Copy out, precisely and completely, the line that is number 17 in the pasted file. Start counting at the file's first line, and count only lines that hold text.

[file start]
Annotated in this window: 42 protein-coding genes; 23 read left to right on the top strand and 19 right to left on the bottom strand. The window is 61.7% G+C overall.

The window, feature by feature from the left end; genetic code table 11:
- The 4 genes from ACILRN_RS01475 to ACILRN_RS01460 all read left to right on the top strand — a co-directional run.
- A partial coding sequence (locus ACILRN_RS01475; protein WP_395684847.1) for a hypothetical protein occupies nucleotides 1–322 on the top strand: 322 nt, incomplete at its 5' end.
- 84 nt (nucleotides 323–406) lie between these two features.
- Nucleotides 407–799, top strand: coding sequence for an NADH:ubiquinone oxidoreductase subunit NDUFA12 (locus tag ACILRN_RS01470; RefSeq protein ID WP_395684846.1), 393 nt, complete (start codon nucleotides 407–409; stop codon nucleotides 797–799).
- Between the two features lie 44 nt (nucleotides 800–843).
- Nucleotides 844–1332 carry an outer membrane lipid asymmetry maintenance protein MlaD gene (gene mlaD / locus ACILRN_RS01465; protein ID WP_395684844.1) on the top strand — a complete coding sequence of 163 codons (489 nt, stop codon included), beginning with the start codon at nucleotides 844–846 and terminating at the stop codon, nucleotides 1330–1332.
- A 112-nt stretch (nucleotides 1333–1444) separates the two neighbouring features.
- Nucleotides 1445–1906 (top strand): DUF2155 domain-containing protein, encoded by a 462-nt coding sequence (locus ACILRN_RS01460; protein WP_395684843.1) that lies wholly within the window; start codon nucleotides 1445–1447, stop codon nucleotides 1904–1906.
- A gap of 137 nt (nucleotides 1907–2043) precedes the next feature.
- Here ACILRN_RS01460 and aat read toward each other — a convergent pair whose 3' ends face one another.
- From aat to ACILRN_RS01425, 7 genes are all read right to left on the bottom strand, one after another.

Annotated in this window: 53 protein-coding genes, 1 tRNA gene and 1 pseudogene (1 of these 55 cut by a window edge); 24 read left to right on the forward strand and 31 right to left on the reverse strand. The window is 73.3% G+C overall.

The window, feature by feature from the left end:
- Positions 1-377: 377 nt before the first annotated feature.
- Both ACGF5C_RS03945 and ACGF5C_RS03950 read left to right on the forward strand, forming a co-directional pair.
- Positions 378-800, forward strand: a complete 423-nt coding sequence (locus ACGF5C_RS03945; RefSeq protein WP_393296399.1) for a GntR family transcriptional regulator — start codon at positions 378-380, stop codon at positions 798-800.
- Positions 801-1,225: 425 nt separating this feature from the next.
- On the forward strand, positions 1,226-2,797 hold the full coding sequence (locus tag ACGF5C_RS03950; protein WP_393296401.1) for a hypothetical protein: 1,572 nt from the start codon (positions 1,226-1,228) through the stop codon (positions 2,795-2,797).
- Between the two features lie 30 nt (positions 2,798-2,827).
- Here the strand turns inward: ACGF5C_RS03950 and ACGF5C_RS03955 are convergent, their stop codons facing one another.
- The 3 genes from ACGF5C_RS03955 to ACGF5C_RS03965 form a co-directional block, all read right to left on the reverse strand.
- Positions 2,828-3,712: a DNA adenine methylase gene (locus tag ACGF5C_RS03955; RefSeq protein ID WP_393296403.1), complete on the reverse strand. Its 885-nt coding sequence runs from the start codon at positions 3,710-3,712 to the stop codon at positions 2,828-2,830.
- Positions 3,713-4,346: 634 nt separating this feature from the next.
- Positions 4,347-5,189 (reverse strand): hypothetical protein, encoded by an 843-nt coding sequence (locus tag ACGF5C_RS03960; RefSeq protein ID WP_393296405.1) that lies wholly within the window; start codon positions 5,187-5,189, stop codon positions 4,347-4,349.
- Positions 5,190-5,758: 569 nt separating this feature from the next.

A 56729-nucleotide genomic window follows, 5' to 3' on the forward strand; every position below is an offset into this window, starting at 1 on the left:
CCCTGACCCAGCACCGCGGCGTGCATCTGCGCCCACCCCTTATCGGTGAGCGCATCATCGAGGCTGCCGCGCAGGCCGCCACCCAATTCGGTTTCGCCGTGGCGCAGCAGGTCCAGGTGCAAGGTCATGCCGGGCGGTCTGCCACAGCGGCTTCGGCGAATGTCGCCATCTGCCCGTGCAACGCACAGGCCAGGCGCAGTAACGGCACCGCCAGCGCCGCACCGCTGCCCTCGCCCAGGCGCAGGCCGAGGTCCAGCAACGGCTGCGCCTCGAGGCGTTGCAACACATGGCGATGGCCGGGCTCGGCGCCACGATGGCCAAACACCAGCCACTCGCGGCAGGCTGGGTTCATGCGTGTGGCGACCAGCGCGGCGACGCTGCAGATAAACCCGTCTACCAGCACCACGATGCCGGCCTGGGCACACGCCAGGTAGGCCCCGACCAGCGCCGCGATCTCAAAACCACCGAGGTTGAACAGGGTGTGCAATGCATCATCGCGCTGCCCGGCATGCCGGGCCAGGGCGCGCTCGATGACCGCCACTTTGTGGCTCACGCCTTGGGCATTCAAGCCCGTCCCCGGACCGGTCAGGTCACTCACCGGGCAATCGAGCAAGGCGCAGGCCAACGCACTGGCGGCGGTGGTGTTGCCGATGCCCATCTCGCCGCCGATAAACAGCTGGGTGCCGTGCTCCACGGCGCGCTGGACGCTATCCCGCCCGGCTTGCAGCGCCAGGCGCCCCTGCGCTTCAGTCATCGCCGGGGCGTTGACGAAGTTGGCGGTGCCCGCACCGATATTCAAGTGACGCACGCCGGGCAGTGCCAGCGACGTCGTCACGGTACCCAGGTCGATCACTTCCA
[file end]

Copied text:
- Both ACGF5C_RS03945 and ACGF5C_RS03950 read left to right on the forward strand, forming a co-directional pair.